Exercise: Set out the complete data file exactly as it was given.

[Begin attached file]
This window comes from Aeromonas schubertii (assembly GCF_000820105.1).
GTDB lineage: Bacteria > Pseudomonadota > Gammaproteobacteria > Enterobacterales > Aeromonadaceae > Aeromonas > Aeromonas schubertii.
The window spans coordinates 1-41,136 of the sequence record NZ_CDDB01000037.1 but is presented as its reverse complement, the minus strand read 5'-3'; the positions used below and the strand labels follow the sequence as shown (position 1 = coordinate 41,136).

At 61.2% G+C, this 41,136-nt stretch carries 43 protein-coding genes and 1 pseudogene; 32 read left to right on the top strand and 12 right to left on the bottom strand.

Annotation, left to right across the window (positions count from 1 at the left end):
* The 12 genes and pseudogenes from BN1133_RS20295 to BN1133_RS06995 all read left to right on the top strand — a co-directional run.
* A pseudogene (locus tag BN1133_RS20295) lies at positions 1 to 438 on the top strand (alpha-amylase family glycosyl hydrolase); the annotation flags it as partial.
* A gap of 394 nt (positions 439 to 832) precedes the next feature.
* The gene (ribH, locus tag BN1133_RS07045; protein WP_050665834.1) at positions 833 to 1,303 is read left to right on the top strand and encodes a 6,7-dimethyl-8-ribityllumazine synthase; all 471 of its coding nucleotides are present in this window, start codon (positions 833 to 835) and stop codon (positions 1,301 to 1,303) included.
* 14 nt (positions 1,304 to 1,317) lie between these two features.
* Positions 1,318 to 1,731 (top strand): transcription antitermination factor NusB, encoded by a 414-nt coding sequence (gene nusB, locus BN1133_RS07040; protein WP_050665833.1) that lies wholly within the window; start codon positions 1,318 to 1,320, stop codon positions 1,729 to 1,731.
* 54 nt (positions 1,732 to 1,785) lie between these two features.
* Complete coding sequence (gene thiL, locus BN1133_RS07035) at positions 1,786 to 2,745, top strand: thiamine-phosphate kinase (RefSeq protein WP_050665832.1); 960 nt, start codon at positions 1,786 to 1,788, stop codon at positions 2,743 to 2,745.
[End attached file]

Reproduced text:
This window comes from Aeromonas schubertii (assembly GCF_000820105.1).
GTDB lineage: Bacteria > Pseudomonadota > Gammaproteobacteria > Enterobacterales > Aeromonadaceae > Aeromonas > Aeromonas schubertii.
The window spans coordinates 1-41,136 of the sequence record NZ_CDDB01000037.1 but is presented as its reverse complement, the minus strand read 5'-3'; the positions used below and the strand labels follow the sequence as shown (position 1 = coordinate 41,136).

At 61.2% G+C, this 41,136-nt stretch carries 43 protein-coding genes and 1 pseudogene; 32 read left to right on the top strand and 12 right to left on the bottom strand.

Annotation, left to right across the window (positions count from 1 at the left end):
* The 12 genes and pseudogenes from BN1133_RS20295 to BN1133_RS06995 all read left to right on the top strand — a co-directional run.
* A pseudogene (locus tag BN1133_RS20295) lies at positions 1 to 438 on the top strand (alpha-amylase family glycosyl hydrolase); the annotation flags it as partial.
* A gap of 394 nt (positions 439 to 832) precedes the next feature.
* The gene (ribH, locus tag BN1133_RS07045; protein WP_050665834.1) at positions 833 to 1,303 is read left to right on the top strand and encodes a 6,7-dimethyl-8-ribityllumazine synthase; all 471 of its coding nucleotides are present in this window, start codon (positions 833 to 835) and stop codon (positions 1,301 to 1,303) included.
* 14 nt (positions 1,304 to 1,317) lie between these two features.
* Positions 1,318 to 1,731 (top strand): transcription antitermination factor NusB, encoded by a 414-nt coding sequence (gene nusB, locus BN1133_RS07040; protein WP_050665833.1) that lies wholly within the window; start codon positions 1,318 to 1,320, stop codon positions 1,729 to 1,731.
* 54 nt (positions 1,732 to 1,785) lie between these two features.
* Complete coding sequence (gene thiL, locus BN1133_RS07035) at positions 1,786 to 2,745, top strand: thiamine-phosphate kinase (RefSeq protein WP_050665832.1); 960 nt, start codon at positions 1,786 to 1,788, stop codon at positions 2,743 to 2,745.